A comparison of Vector Symbolic Architectures

by   Kenny Schlegel, et al.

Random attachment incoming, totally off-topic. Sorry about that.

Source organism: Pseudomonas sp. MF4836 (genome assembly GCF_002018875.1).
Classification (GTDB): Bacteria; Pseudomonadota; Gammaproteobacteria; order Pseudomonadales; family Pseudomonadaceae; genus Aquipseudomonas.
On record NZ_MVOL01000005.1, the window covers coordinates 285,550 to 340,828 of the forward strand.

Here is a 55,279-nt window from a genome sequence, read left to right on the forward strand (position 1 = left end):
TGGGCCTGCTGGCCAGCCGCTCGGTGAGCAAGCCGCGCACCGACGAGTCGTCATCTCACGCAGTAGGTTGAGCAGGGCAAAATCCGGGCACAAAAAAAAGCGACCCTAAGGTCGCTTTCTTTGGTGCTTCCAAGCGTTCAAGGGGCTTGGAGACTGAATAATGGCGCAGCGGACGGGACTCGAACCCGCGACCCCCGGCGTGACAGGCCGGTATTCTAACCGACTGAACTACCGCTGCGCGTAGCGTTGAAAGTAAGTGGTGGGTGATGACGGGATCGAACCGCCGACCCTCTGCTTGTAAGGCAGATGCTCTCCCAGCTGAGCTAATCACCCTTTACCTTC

Vector Symbolic Architectures (VSAs) combine a high-dimensional vector space with a set of carefully designed operators in order to perform symbolic computations with large numerical vectors. Major goals are the exploitation of their representational power and ability to deal with fuzziness and ambiguity. Over the past years, VSAs have been applied to a broad range of tasks and several VSA implementations have been proposed. The available implementations differ in the underlying vector space (e.g., binary vectors or complex-valued vectors) and the particular implementations of the required VSA operators - with important ramifications for the properties of these architectures. For example, not every VSA is equally well suited to address each task, including complete incompatibility. In this paper, we give an overview of eight available VSA implementations and discuss their commonalities and differences in the underlying vector space, bundling, and binding/unbinding operations. We create a taxonomy of available binding/unbinding operations and show an important ramification for non self-inverse binding operation using an example from analogical reasoning. A main contribution is the experimental comparison of the available implementations regarding (1) the capacity of bundles, (2) the approximation quality of non-exact unbinding operations, and (3) the influence of combined binding and bundling operations on the query answering performance. We expect this systematization and comparison to be relevant for development and evaluation of new VSAs, but most importantly, to support the selection of an appropriate VSA for a particular task.


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